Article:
Hammers said most of his patients are like me: '"shell-shocked and struggling to decide which way to go." We do what we're told, because we do not want to die.
I was No. 10 in Hammers' trial out of the 25 patients he is seeking. I signed the consent papers around this time last August. I don't think I read them except for the part about how I might get diabetes or Crohn's or just die as a side effect of the trial, and I was OK with that. There are now 19 in Hammers' RADVAX trial, with two more about to sign up.
The trial is being funded by the Kidney Cancer Coalition out of Virginia Beach, VA, founded by Ralph and Brenda Knapp. Ralph was a patient of Hammers' just as he was trying to launch the RADVAX study. The doc had the drugs, provided by Bristol-Myers Squibb, just not the funding — the feds and the pharmaceutical company wouldn't cough up a cent. So the Knapps raised the money themselves — $300,000.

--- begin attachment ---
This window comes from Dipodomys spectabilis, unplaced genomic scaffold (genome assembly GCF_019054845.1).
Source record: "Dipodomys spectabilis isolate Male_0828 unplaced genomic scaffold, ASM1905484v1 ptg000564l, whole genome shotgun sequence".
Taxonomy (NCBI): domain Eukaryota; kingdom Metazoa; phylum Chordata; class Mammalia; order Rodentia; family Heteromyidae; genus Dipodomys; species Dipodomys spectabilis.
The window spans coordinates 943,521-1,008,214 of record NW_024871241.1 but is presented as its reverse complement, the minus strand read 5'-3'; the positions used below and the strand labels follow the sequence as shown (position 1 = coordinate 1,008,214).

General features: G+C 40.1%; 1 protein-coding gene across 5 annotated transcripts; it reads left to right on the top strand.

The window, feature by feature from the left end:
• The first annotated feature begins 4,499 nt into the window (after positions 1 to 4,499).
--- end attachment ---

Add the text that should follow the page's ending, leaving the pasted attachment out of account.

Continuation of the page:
Hammers, who speaks with a lilting German accent, started out researching blood vessels and cancer after he read a 1998 >New York Times article about a revolutionary treatment that might "eradicate any type of cancer" by cutting off the blood flow to tumors. But, eventually, he switched to kidney cancer. And it was hard, he told me.
Bad luck, good timing
Before 2006, most far-along kidney cancer patients lived maybe a year after diagnosis, which meant most of his patients died. Then came Sutent, the pill that extended some lives, and "there was a glimpse of something people could work with," he said.
Source : https://www.dallasnews.com/opinion/commentary/2018/08/03/late-stage-kidney-cancer-killed-thanks-dallas-doctors-chance